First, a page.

In her Report and Recommendation, filed on August 21, 2017, Magistrate Judge Linda Anderson found that the respondent's Motion to Dismiss [Docket no. 15] was due to be granted because the underlying charges that the petitioner is challenging in this lawsuit sub judice were still pending in the Circuit Court of Lauderdale County, Mississippi, that clearly petitioner was attempting to derail state criminal charges before the State could act on the charges in the state criminal court (see Braden v. 30th Judicial Cir. Ct. of Ky., 10 U.S. 484');">410 U.S. 484, 488-89 (1973)); and that petitioner had not exhausted state remedies (see Brown v. Estelle 1280');">530 F.2d 1280, 1283 (5th Cir. 1976)). Further, found the Magistrate Judge, although the petitioner raised speedy trial concerns, the State of Mississippi had stated its plans to proceed immediately on the petitioner's trial setting. Magistrate Judge Anderson further directed the pro se prisoner plaintiff to submit within fourteen (14) days any objections to the Report and Recommendation. The petitioner did not file formal objections to the Magistrate Judge's Report and Recommendation; instead, he filed his Motion to Dismiss [Docket no. 19] which this court construed, as explained infra, as an objection to the Magistrate Judge's Report and Recommendation.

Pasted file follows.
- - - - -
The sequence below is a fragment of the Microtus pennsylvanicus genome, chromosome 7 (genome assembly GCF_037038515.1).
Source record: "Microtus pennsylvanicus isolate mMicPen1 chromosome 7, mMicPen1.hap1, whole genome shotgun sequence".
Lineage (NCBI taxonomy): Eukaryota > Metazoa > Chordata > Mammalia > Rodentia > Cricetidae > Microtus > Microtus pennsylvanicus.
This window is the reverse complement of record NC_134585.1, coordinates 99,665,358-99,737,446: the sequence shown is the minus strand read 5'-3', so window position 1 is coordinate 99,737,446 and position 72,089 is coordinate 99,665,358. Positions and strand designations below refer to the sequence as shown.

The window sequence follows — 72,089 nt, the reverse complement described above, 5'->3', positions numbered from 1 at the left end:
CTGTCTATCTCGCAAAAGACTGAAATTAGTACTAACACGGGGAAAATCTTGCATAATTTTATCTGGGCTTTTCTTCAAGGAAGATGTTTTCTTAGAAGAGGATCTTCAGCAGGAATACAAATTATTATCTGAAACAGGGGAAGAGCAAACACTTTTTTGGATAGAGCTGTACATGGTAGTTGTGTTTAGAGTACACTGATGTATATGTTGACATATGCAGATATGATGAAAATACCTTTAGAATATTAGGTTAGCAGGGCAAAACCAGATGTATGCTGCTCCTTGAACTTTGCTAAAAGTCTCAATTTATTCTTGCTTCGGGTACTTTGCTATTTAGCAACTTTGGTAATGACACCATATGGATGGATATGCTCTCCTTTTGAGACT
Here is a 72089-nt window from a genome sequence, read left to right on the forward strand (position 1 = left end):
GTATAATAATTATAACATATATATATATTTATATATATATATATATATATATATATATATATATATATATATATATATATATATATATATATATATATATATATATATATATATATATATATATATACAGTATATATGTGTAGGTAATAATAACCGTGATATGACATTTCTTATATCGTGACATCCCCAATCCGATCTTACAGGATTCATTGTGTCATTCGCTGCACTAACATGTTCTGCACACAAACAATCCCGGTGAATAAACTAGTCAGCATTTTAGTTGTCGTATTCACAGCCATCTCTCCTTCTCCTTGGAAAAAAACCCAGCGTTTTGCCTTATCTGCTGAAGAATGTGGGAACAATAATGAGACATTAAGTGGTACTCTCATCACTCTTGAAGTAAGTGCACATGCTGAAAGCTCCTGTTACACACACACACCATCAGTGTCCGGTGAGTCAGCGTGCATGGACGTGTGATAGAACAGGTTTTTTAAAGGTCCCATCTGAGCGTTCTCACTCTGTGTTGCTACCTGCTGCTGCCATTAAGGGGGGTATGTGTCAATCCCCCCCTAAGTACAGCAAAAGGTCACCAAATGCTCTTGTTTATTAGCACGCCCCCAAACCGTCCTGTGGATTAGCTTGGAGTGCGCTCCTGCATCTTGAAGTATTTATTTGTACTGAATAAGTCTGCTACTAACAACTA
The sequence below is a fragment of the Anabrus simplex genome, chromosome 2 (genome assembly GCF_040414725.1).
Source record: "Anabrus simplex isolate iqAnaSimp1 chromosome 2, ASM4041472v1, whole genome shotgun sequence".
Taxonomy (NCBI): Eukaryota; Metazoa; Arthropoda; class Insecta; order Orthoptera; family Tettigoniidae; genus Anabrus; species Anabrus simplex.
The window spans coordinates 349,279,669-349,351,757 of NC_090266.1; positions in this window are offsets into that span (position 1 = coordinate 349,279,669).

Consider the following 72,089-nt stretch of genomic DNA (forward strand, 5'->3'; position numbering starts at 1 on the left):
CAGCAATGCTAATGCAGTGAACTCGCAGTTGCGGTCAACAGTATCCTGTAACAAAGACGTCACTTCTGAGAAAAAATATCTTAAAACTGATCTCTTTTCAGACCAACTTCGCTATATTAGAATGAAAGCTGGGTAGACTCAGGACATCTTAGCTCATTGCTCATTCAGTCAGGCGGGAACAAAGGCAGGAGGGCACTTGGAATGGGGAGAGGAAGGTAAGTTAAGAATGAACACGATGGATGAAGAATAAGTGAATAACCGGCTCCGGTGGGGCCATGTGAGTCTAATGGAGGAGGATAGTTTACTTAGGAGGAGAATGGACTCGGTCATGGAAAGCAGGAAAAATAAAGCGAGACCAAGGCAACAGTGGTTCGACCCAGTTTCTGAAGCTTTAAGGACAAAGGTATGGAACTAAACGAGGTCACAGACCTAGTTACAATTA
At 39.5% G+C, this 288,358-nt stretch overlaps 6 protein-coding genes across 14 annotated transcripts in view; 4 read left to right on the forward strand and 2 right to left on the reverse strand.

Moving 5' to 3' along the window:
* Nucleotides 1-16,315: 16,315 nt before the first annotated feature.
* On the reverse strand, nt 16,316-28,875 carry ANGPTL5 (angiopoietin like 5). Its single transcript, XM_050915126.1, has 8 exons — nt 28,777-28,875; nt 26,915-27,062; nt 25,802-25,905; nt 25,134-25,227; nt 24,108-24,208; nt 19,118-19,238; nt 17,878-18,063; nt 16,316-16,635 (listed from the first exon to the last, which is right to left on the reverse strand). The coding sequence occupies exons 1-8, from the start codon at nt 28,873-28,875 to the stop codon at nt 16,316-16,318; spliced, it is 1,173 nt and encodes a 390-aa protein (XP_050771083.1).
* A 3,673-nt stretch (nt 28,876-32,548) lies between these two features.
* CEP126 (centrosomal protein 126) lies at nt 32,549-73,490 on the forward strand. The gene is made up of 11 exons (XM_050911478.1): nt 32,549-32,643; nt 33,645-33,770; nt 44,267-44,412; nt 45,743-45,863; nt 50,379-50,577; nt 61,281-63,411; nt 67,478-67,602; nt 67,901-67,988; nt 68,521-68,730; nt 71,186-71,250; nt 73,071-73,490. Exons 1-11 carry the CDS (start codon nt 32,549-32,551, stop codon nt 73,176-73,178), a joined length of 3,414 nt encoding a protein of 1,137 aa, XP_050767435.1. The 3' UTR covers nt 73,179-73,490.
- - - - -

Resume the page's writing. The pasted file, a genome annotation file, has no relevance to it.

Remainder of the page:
After Magistrate Judge Anderson filed her Report and Recommendation, the State of Mississippi nolle prossed[5] the petitioner's forcible rape charge. Seven (7) days later, Lauderdale County Justice Court Judge Gerald Thompson signed an order releasing the petitioner on a recognizance bond for the murder charge under which the petitioner still suffers.

         The petitioner's Motion to Dismiss [Docket no. 19] does not ask this court to dismiss his lawsuit; rather, it asks this court to dismiss the State of Mississippi's charge of forcible rape against him. This court, therefore, will construe the petitioner's Motion to Dismiss [Docket no. 19] as his notice of opposition to the Report and Recommendation of Magistrate Judge Anderson [Docket no. 18]. Still, the petitioner's forcible rape charge has been nolle prossed.